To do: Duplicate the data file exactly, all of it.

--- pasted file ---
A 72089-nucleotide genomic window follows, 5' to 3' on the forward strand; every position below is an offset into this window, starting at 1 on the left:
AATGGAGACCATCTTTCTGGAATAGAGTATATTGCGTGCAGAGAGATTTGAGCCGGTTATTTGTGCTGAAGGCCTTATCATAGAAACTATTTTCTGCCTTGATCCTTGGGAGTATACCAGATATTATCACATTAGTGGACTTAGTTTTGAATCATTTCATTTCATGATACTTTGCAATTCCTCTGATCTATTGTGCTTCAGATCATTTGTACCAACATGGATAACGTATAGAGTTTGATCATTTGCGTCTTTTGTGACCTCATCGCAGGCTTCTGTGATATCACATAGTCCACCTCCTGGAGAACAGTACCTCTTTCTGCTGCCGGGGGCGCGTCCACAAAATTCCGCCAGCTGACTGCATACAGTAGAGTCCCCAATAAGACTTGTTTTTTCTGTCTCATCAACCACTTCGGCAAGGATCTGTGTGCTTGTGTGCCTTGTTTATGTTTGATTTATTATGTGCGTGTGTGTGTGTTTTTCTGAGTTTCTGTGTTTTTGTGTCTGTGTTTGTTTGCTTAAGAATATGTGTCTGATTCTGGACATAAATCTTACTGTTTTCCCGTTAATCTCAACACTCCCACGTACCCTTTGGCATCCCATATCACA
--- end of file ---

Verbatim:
A 72089-nucleotide genomic window follows, 5' to 3' on the forward strand; every position below is an offset into this window, starting at 1 on the left:
AATGGAGACCATCTTTCTGGAATAGAGTATATTGCGTGCAGAGAGATTTGAGCCGGTTATTTGTGCTGAAGGCCTTATCATAGAAACTATTTTCTGCCTTGATCCTTGGGAGTATACCAGATATTATCACATTAGTGGACTTAGTTTTGAATCATTTCATTTCATGATACTTTGCAATTCCTCTGATCTATTGTGCTTCAGATCATTTGTACCAACATGGATAACGTATAGAGTTTGATCATTTGCGTCTTTTGTGACCTCATCGCAGGCTTCTGTGATATCACATAGTCCACCTCCTGGAGAACAGTACCTCTTTCTGCTGCCGGGGGCGCGTCCACAAAATTCCGCCAGCTGACTGCATACAGTAGAGTCCCCAATAAGACTTGTTTTTTCTGTCTCATCAACCACTTCGGCAAGGATCTGTGTGCTTGTGTGCCTTGTTTATGTTTGATTTATTATGTGCGTGTGTGTGTGTTTTTCTGAGTTTCTGTGTTTTTGTGTCTGTGTTTGTTTGCTTAAGAATATGTGTCTGATTCTGGACATAAATCTTACTGTTTTCCCGTTAATCTCAACACTCCCACGTACCCTTTGGCATCCCATATCACA